Eight Fallacies of Entrepreneurship

Source: The New York Times
Date: 03/23/2011
Author: Jay Goltz

People start businesses for all kinds of reasons. Other people don’t start businesses for all kinds of reasons. Sometimes they are the very same reasons. I have compiled a list of frequently used phrases and comments that I often hear when people are discussing this decision and that I think reflect serious misunderstandings. At best, these misunderstandings can lead to a waste of time. At worst, they can lead to very bad decisions and very big losses. Here are my top eight:

1. Any new business has a 50-50 shot at succeeding. Yes, according to the Small Business Administration, the failure rate of new businesses is around 50 percent after five years. That statistic ought to be scary enough, but the odds of your business succeeding may not even be that good. Some ill-conceived ventures have no chance of succeeding, and others may have a 75 percent success rate. It is not the flip of a coin. It is about execution and the need in the market place. With new ideas, it is obviously harder to predict. What do you think the failure rate is for opening a McDonald’s restaurant?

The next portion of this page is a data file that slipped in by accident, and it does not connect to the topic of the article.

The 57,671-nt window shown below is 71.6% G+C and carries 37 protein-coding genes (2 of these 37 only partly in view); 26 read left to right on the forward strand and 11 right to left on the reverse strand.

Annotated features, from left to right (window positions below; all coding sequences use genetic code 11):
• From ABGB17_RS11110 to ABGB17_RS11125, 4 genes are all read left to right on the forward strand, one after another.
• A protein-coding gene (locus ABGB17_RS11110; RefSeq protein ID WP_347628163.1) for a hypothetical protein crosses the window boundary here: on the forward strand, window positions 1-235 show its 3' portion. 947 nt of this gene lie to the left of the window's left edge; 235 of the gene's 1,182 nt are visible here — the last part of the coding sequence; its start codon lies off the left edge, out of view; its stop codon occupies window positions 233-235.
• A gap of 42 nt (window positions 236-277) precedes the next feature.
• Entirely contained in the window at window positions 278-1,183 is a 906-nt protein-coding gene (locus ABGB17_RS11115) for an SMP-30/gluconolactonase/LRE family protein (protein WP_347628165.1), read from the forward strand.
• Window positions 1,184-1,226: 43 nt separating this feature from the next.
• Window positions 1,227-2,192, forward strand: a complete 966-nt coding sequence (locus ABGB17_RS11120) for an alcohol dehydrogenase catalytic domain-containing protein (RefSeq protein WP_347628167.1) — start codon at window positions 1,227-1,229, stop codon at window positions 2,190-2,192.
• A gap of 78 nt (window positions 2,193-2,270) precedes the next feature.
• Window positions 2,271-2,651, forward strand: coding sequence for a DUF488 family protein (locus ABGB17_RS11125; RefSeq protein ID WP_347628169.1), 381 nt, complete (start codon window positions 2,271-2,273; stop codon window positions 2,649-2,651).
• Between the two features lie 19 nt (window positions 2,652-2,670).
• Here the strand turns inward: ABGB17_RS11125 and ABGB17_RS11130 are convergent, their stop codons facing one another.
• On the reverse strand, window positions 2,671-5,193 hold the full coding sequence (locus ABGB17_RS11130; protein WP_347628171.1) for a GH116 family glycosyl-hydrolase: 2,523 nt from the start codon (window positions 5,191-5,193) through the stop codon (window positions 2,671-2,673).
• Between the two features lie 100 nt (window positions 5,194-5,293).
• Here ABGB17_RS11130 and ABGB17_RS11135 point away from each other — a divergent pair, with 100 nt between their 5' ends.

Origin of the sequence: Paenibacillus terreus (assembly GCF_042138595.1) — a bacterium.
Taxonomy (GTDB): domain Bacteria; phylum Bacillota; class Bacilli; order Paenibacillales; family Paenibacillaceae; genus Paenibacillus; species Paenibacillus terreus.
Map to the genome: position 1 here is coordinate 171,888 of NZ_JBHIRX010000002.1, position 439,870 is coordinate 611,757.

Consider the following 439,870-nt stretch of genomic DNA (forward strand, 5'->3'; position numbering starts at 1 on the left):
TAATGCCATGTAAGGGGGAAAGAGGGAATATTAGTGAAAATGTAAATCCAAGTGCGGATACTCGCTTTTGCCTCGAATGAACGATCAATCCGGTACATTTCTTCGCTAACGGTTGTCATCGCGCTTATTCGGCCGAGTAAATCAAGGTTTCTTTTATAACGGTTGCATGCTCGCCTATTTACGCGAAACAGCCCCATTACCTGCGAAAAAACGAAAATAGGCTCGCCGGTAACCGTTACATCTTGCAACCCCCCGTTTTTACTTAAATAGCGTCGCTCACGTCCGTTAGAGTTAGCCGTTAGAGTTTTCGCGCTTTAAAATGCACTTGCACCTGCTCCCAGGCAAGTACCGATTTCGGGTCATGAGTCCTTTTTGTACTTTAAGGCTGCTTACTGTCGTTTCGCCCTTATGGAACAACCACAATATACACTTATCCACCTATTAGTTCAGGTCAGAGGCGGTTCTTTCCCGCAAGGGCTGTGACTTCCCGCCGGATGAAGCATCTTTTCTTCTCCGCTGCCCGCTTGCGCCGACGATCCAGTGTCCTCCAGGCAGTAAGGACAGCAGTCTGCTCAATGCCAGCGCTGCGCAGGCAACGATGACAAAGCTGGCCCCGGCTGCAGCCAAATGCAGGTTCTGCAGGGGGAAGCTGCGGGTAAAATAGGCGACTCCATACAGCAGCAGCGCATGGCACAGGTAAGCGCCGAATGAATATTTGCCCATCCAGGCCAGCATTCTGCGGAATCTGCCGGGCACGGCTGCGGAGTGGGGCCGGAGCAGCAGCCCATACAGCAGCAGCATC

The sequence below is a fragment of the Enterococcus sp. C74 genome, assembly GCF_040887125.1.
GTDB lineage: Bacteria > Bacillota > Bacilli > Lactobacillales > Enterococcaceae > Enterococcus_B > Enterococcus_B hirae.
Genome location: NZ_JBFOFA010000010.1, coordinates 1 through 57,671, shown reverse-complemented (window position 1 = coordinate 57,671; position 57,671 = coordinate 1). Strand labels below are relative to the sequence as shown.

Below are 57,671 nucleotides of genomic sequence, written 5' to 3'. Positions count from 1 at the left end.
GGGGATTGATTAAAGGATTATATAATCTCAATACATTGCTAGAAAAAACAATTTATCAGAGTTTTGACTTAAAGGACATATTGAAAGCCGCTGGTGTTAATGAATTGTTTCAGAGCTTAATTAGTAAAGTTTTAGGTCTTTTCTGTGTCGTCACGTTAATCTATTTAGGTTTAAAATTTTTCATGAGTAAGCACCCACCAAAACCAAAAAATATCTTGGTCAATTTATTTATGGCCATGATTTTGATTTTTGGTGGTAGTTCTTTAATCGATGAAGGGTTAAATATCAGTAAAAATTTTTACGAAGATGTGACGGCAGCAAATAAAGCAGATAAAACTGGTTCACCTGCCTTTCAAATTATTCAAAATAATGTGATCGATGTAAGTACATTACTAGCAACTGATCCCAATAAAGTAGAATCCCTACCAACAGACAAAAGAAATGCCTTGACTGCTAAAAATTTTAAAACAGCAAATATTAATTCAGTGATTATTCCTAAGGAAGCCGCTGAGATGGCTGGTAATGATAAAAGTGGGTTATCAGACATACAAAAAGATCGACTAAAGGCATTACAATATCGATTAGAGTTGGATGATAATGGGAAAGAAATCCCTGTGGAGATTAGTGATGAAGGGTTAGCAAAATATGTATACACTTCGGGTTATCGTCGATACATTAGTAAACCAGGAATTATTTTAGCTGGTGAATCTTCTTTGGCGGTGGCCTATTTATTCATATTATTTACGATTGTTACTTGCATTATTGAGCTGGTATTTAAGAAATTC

Read the other 7 Fallacies >


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